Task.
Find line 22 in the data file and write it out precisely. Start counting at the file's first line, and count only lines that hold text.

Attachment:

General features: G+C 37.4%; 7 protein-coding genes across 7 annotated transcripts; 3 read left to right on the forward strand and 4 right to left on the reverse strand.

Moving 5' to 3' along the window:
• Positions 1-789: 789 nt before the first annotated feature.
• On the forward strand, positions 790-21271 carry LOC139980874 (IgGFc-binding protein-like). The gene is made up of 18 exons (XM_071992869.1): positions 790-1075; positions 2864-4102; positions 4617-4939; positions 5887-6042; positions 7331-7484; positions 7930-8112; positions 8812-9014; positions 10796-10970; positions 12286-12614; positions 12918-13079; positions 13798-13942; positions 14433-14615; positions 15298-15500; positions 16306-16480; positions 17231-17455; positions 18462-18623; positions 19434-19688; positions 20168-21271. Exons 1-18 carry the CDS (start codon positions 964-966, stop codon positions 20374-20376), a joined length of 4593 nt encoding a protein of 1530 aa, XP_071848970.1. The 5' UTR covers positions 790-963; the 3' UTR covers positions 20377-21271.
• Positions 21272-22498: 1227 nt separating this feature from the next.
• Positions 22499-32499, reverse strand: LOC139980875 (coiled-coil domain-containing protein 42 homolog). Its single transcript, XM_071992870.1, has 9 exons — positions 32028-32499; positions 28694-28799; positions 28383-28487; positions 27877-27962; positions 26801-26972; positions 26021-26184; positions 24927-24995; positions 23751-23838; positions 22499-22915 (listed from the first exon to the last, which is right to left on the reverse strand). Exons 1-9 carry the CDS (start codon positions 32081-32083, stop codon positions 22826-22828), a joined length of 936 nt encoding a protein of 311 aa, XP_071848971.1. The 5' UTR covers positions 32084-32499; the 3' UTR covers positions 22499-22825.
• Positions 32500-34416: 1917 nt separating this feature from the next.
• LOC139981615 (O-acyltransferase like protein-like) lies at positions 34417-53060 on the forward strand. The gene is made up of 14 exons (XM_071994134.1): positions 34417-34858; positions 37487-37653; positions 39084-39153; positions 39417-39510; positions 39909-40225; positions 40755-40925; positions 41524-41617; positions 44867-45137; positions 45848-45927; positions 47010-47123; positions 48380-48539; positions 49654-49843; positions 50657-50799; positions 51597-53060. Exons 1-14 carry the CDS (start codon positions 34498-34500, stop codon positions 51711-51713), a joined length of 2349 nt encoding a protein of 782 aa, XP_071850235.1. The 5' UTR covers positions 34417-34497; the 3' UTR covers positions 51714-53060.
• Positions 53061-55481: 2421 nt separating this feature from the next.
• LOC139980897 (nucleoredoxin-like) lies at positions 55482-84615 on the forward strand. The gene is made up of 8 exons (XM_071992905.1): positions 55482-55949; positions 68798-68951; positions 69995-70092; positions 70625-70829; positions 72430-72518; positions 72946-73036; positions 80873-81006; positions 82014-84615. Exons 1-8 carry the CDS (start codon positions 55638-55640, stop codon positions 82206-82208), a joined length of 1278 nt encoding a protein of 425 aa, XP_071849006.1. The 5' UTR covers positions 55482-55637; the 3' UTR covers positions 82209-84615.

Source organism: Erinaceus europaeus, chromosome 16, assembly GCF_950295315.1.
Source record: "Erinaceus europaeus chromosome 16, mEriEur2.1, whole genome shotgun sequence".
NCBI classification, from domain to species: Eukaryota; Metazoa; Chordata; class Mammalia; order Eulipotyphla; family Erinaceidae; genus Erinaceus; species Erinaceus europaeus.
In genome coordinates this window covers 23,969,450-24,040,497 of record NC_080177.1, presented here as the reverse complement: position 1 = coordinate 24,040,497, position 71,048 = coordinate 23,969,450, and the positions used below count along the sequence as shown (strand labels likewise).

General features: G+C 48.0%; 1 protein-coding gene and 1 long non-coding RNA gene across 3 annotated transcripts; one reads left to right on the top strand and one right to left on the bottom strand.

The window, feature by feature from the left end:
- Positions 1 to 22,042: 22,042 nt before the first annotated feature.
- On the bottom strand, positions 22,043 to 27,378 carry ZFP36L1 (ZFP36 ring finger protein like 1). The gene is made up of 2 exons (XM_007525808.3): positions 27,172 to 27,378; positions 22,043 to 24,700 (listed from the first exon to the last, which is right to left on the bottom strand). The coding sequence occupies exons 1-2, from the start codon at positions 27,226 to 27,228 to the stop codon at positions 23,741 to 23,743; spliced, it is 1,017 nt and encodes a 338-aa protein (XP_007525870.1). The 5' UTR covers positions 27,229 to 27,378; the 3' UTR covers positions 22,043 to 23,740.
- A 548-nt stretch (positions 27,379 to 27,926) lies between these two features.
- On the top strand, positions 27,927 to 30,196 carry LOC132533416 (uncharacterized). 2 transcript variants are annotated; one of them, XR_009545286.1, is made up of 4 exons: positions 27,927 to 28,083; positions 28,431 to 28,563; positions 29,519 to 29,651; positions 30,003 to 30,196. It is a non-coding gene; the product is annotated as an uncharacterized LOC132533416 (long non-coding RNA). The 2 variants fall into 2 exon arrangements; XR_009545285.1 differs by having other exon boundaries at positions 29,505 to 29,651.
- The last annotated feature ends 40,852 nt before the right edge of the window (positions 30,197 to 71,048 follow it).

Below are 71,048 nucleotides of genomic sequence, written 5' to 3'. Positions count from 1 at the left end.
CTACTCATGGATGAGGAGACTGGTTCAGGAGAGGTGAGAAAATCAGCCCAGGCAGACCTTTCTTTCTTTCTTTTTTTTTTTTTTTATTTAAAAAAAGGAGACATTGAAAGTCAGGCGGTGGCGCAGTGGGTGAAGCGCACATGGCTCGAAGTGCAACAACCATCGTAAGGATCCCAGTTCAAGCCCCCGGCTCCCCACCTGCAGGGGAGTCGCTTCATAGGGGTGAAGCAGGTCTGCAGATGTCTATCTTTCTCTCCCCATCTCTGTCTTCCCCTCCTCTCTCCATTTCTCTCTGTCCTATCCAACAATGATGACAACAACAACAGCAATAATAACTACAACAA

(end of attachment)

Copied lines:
Below are 71,048 nucleotides of genomic sequence, written 5' to 3'. Positions count from 1 at the left end.